Japan's prime minister says the country will scrap a plan calling for increasing the share of nuclear power as an energy source to 50 per cent from the current 30 per cent.

Naoto Kan told a news conference Tuesday that Japan needs to "start from scratch" on its long-term energy policy after the Fukushima Daiichi nuclear power plant was damaged by the March 11 earthquake and tsunami.

"We will thoroughly ensure safety for nuclear power generation and make efforts to further promote renewable energy," an area where Japan has lagged behind Europe and the U.S., he said.

Kan also said he would take a pay cut beginning in June until the Fukushima nuclear crisis is resolved to take responsibility as part of the government that has promoted nuclear energy. He didn't specify how much of a pay cut he would take.

The operator of the stricken power plant, Tokyo Electric Power Co., has been struggling for nearly two months to restore critical cooling systems that were knocked out by the disaster. Some 80,000 people living within a 20-kilometre radius of the plant were evacuated from their homes on March 12, with many living in gymnasiums.

Earlier Tuesday, about 100 evacuees were allowed into the exclusion zone around Japan's troubled Fukushima Daiichi plant Tuesday for a brief visit to gather belongings from their homes.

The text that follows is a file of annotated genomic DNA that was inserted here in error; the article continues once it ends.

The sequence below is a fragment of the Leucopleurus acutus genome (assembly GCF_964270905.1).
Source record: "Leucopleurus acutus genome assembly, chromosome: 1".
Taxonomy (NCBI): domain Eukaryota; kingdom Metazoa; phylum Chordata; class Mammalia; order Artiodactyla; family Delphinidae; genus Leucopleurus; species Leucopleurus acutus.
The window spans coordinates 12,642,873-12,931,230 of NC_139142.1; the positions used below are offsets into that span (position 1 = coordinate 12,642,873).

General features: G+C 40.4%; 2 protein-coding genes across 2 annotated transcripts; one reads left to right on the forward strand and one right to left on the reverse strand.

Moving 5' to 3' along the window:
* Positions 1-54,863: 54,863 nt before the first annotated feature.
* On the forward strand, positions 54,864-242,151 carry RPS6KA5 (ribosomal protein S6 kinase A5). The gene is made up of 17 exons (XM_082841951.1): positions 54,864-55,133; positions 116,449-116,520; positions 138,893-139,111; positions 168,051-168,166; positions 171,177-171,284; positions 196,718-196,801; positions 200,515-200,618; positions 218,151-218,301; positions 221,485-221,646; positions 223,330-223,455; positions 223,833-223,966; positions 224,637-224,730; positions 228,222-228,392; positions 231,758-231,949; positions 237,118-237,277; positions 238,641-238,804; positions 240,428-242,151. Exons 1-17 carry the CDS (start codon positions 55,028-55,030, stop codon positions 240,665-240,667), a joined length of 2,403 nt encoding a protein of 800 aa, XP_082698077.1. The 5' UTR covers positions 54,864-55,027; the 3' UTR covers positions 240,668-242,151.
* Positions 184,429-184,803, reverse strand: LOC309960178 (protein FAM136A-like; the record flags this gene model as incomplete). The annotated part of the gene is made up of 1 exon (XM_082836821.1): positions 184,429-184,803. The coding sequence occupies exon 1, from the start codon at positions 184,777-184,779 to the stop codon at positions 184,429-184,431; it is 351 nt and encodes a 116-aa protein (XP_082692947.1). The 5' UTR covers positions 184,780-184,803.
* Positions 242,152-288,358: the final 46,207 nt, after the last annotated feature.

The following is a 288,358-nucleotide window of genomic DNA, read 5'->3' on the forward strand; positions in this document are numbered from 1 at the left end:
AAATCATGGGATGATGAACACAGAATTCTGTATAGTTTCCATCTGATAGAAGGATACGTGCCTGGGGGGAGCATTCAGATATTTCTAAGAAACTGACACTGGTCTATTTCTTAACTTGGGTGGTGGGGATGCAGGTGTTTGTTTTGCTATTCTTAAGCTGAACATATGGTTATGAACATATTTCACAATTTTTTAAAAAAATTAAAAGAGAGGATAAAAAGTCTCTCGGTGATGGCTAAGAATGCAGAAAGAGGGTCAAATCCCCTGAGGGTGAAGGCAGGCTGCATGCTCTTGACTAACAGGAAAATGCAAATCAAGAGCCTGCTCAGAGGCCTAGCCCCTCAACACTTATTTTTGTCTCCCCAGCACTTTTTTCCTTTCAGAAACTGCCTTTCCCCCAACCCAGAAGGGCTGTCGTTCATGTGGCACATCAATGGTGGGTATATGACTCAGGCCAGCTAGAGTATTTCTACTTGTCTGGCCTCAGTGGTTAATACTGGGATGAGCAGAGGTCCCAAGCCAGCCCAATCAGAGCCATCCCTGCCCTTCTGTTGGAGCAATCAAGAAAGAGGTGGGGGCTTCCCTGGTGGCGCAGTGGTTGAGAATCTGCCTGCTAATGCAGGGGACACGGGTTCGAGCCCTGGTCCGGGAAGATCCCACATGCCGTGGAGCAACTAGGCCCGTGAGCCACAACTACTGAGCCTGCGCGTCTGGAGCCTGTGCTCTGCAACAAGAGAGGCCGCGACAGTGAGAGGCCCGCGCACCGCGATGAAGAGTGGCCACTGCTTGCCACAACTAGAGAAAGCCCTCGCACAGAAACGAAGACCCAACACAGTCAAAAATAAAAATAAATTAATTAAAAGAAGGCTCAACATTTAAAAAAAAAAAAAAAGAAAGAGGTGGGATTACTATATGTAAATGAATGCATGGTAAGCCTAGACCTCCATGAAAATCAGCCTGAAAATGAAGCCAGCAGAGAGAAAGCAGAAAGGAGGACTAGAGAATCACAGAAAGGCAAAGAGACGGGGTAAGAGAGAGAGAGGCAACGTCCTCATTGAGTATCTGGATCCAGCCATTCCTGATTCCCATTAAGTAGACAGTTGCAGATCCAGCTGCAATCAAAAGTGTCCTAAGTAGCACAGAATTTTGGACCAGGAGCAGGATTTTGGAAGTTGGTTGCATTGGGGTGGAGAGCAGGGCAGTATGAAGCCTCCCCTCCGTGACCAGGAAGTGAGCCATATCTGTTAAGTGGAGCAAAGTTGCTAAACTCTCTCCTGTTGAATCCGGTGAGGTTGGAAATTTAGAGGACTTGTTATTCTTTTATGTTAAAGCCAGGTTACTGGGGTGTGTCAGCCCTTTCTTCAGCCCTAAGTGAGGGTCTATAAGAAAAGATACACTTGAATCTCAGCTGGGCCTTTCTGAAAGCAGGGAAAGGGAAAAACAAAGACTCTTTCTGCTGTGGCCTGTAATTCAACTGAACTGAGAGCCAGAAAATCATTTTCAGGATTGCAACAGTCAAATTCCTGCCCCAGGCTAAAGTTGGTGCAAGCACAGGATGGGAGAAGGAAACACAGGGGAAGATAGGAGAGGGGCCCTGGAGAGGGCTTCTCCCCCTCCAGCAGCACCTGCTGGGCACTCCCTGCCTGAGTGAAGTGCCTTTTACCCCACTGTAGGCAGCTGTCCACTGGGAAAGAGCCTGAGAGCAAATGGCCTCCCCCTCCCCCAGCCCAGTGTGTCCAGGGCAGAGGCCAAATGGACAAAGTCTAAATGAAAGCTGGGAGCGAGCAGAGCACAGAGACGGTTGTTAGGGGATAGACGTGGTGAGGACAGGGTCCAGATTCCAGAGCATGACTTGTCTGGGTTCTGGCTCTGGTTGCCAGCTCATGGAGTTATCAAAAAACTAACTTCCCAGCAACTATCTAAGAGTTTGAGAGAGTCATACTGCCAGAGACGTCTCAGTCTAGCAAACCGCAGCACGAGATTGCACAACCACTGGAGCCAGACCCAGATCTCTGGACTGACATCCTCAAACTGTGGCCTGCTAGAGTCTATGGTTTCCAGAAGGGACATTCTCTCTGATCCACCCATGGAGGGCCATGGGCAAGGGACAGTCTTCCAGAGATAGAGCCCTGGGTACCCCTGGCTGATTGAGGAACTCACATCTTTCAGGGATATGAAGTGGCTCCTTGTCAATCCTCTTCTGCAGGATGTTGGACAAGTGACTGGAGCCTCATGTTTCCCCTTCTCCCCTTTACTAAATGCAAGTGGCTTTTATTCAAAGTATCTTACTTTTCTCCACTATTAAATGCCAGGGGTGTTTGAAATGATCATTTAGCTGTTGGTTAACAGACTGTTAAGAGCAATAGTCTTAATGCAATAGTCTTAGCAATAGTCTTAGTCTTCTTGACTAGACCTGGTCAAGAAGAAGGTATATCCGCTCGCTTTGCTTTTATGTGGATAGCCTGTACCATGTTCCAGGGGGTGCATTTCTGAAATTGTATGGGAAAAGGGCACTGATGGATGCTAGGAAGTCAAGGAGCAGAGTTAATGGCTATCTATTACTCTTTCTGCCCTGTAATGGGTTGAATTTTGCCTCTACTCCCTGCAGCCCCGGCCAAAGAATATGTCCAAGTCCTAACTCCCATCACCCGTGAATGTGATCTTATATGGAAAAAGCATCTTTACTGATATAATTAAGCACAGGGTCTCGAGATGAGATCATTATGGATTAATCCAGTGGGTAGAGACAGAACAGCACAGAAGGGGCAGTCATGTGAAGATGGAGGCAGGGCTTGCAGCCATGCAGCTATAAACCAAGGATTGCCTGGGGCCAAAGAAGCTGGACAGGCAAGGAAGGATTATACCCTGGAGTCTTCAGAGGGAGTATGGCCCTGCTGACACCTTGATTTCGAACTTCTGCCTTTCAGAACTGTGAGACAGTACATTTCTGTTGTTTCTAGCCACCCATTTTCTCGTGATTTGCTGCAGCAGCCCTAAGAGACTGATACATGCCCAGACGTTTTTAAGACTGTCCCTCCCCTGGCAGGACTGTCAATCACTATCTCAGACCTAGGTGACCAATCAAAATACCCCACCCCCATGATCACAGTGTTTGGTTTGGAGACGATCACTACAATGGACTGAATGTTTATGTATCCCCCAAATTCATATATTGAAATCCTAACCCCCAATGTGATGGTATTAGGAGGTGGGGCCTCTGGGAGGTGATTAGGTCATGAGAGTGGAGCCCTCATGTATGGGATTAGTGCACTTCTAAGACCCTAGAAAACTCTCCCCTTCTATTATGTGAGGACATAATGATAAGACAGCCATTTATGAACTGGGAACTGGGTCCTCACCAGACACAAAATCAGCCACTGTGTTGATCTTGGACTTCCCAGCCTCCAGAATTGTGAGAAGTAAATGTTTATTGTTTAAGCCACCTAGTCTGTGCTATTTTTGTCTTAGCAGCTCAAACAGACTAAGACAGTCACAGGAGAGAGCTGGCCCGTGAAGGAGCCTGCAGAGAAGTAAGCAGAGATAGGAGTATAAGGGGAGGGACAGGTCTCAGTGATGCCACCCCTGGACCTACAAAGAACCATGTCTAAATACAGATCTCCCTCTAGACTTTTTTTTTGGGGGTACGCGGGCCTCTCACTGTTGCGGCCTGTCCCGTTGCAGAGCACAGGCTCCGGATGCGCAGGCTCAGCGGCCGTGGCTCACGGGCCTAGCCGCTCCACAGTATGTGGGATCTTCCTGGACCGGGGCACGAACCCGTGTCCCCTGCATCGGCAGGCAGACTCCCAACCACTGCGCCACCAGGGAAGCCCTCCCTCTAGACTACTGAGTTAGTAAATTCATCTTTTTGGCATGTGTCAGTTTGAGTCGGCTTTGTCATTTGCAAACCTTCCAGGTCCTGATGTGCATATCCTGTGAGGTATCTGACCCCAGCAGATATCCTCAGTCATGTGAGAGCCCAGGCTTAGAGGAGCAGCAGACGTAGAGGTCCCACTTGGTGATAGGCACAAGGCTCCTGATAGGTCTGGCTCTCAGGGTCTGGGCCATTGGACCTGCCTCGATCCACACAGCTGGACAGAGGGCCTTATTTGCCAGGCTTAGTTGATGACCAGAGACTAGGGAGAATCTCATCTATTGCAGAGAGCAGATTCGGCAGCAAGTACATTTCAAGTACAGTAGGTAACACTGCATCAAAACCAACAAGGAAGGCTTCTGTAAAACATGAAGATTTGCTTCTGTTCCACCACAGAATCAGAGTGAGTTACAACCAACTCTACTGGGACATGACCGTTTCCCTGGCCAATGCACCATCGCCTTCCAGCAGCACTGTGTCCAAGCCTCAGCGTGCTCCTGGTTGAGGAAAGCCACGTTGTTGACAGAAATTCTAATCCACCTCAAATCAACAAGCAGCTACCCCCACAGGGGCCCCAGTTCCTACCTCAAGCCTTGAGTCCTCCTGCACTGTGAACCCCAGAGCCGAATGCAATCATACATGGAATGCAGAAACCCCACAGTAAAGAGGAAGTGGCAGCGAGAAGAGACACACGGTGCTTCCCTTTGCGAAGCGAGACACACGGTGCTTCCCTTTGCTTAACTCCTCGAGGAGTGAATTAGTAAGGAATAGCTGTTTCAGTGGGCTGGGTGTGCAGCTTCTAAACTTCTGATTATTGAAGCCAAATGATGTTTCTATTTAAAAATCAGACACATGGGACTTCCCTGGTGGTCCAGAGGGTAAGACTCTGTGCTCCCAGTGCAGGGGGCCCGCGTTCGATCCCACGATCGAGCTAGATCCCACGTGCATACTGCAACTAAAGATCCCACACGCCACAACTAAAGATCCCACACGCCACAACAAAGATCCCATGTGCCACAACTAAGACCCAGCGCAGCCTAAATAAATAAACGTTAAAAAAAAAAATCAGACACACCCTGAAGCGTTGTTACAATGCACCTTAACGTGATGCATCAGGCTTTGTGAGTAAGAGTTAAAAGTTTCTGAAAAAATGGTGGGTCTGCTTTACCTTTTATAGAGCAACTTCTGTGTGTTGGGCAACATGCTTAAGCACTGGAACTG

Villagers wear protective suits at a gymnasium for a brief visit to their houses located near the Fukushima Dai-ichi nuclear power plant, for the first time since the March 11 earthquake and tsunami. About 100 evacuees were allowed into the exclusion zone around Japan's troubled nuclear plant Tuesday. (Kyodo News/Associated Press)

The excursion marked the first time the government has felt confident enough in the safety of the area to sanction even short trips there. Residents have been pushing hard for weeks for permission to check up on their homes.

The evacuees — just a fraction of the tens of thousands forced to flee when the plant started leaking radiation after the March 11 earthquake and tsunami — boarded chartered government buses for the two-hour visit.

They were provided with protective suits, goggles and face masks to wear while in the zone, and were issued plastic bags to put their belongings in. They were also given dosimeters to monitor radiation levels and walkie-talkies.

All were to be screened for radiation contamination after leaving the 20-kilometre zone.

More visits are planned in the months ahead, but residents fear they may never be able to return for good.

Many had been secretly sneaking back into the zone during the day, but the government — concerned over safety and the possibility of theft — began enforcing stricter road blocks and imposing fines on April 22.

The official visits were seen as a compromise that took both safety and the wishes of the residents into consideration.

Nine towns and villages are subject to the no-go zone order, and several more are on alert for a possible evacuation in the near future. Tens of thousands of residents from the area still live in evacuation shelters, though many have scattered to the homes of relatives or apartments in other locations across the country.

Government officials and the Tokyo Electric Power Co., which runs the Daiichi facility, have said that it could be six to nine months before the residents might return to resume their lives. They admit even that is a best-case scenario, however.

Workers continue the battle to repair and stabilize the plant, but it remains highly radioactive in some areas, making progress slow and dangerous.